This study analyzes how multiple sclerosis (MS) does affect one of the most common voluntary activities in life: the gait initiation (GI). The main aim of the work is to characterize the execution of this task by measuring and comparing relevant parameters based on center of pressure (COP) patterns and to study the relationship between these and the level of expanded disability status scale (EDSS). To this aim, 95 MS subjects with an average EDSS score of 2.4 and 35 healthy subjects were tested using a force platform during the transition from standing posture to gait. COP time-series were acquired and processed to extract a number of parameters related to the trajectory followed by the COP. The statistical analysis revealed that only a few measurements were statistically different between the two groups and only these were subsequently correlated with EDSS score. The correlation analysis underlined that a progressive alteration of the task execution can be directly related with the increase of EDSS score. These finding suggest that most of the impairment found in people with MS comes from the first part of the COP pattern, the anticipatory postural adjustments (APAs). The central nervous system performs APAs before every voluntary movement to minimize balance perturbation due to the movement itself. Gait Initiation's APAs consist in some ankle muscles contractions that induce a backward COP shift to the swing limb. The analysis here performed highlighted that MS affected patients have a reduced posterior COP shift that reveals that the anticipatory mechanism is impaired. © 2015 Elsevier B.V.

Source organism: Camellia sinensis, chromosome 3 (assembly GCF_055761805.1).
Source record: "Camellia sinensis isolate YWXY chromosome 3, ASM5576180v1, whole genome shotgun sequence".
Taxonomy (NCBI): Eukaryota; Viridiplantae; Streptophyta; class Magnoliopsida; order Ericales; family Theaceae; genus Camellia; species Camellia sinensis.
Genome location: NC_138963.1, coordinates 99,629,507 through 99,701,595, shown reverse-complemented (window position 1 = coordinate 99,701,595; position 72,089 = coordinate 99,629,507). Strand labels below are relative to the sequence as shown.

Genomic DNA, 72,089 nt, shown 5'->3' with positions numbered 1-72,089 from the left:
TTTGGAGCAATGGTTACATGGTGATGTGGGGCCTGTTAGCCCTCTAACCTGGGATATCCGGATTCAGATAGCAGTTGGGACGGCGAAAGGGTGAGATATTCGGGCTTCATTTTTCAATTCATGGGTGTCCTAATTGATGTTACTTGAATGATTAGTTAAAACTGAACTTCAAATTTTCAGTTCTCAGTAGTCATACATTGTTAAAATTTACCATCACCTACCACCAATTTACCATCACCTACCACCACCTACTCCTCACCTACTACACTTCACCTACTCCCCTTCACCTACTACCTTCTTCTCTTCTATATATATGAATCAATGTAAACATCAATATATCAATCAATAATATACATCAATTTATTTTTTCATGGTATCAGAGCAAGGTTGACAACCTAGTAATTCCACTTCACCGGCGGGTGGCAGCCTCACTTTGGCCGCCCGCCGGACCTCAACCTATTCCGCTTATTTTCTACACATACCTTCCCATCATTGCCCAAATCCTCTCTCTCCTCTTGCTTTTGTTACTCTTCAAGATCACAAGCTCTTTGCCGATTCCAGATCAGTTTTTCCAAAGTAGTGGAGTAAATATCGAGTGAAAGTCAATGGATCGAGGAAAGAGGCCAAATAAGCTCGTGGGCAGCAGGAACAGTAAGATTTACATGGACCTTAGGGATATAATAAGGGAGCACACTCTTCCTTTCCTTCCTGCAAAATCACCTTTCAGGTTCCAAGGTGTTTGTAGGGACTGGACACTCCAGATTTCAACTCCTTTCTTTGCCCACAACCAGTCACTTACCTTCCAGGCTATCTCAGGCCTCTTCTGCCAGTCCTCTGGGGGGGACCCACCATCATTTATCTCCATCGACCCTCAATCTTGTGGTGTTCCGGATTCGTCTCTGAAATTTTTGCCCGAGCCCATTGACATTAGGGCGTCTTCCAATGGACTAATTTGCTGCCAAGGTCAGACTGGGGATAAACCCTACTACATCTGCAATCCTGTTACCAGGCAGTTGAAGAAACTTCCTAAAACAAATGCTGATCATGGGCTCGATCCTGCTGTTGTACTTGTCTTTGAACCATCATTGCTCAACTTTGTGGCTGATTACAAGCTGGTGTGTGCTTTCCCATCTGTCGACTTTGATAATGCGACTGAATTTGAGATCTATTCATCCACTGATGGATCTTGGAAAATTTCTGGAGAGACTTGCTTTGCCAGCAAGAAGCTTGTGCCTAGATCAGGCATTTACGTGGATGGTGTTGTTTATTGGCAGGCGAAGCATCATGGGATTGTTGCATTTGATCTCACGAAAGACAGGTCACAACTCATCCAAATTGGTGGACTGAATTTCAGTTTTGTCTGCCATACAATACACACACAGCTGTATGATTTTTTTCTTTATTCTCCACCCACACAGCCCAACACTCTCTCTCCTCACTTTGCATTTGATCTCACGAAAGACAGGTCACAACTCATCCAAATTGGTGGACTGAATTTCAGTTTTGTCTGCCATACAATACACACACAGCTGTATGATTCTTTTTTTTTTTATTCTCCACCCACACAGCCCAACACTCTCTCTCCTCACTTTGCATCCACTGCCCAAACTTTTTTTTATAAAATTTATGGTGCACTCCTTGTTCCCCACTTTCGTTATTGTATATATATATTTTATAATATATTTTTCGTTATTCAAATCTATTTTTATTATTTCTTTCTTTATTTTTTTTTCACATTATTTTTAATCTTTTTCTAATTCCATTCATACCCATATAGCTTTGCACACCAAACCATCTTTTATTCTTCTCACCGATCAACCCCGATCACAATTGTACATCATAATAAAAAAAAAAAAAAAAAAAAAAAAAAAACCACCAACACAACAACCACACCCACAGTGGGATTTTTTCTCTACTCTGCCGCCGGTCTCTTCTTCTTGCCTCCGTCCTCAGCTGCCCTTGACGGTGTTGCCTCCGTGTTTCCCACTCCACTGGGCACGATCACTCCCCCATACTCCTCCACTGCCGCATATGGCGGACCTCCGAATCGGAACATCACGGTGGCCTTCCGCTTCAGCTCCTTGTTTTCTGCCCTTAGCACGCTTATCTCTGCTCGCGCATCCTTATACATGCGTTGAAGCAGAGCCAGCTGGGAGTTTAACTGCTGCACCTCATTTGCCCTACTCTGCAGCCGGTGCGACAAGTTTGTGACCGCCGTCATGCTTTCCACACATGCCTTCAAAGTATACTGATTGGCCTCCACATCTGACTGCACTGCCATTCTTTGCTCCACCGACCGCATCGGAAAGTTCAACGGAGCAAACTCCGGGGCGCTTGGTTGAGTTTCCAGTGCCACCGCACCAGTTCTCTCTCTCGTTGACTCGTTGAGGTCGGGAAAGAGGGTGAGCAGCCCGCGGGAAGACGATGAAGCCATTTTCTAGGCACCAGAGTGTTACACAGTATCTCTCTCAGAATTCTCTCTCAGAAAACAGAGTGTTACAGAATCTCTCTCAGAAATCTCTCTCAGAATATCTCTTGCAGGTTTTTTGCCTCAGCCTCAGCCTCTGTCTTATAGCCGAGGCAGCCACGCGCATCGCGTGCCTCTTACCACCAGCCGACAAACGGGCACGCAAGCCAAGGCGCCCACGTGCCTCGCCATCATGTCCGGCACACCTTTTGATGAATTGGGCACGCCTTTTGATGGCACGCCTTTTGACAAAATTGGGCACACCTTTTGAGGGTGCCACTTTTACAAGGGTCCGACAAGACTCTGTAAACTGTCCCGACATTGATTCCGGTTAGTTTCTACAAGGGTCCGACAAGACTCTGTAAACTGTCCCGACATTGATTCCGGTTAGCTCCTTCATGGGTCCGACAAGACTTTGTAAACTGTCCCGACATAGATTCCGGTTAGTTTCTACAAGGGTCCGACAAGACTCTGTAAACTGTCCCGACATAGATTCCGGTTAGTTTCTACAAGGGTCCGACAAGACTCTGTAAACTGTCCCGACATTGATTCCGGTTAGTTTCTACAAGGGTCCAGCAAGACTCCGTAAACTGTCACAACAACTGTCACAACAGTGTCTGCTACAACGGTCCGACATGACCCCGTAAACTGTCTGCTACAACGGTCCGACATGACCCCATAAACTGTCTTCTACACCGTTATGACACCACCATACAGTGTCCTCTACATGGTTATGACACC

Malone A.,Gait Analysis Laboratory | Malone A.,Stephens College | Meldrum D.,Stephens College | Gleeson J.,Stephens College | Bolger C.,Beaumont Hospital Dublin 9
European Spine Journal | Year: 2013

Aim: Gait impairment in cervical spondylotic myelopathy (CSM) is characterised by a number of kinematic and kinetic abnormalities. Surface electromyography (EMG) can evaluate the contributions of individual muscles to a movement pattern and provide insight into the underlying impairments that characterise an abnormal gait. This study aimed to analyse EMG signals from major lower limb muscles in people with CSM and healthy controls during gait. Methods: Sixteen people with radiologically confirmed CSM and 16 matched healthy controls participated in gait analysis. Surface EMG was recorded during walking from four lower limb muscles bilaterally. The timing of muscle activation, relative amplitudes of each burst of activity and baseline activation during gait, and the muscles' responses to lengthening as a measure of spasticity were compared using previously validated methods of EMG analysis. Results: Compared to healthy controls, people with CSM had prolonged duration of activation of biceps femoris (12.5 % longer) and tibialis anterior (12.4 %), prolonged co-activation of rectus femoris and biceps femoris (5.14 %), and impaired scaling of the amplitude of rectus femoris and biceps femoris. Muscle activation in response to lengthening was similar between groups. Conclusion: The results provide evidence for paresis as a contributory factor to gait impairment in CSM, indicated by impaired amplitude and the need for proximal co-activation to compensate for lack of distal power generation. Poor proprioception may have contributed to prolonged activation of tibialis anterior. Analysis of muscle responses to lengthening suggested that spasticity was not an important contributor. These findings have implications for the assessment and rehabilitation of gait impairment in CSM. © 2013 Springer-Verlag Berlin Heidelberg.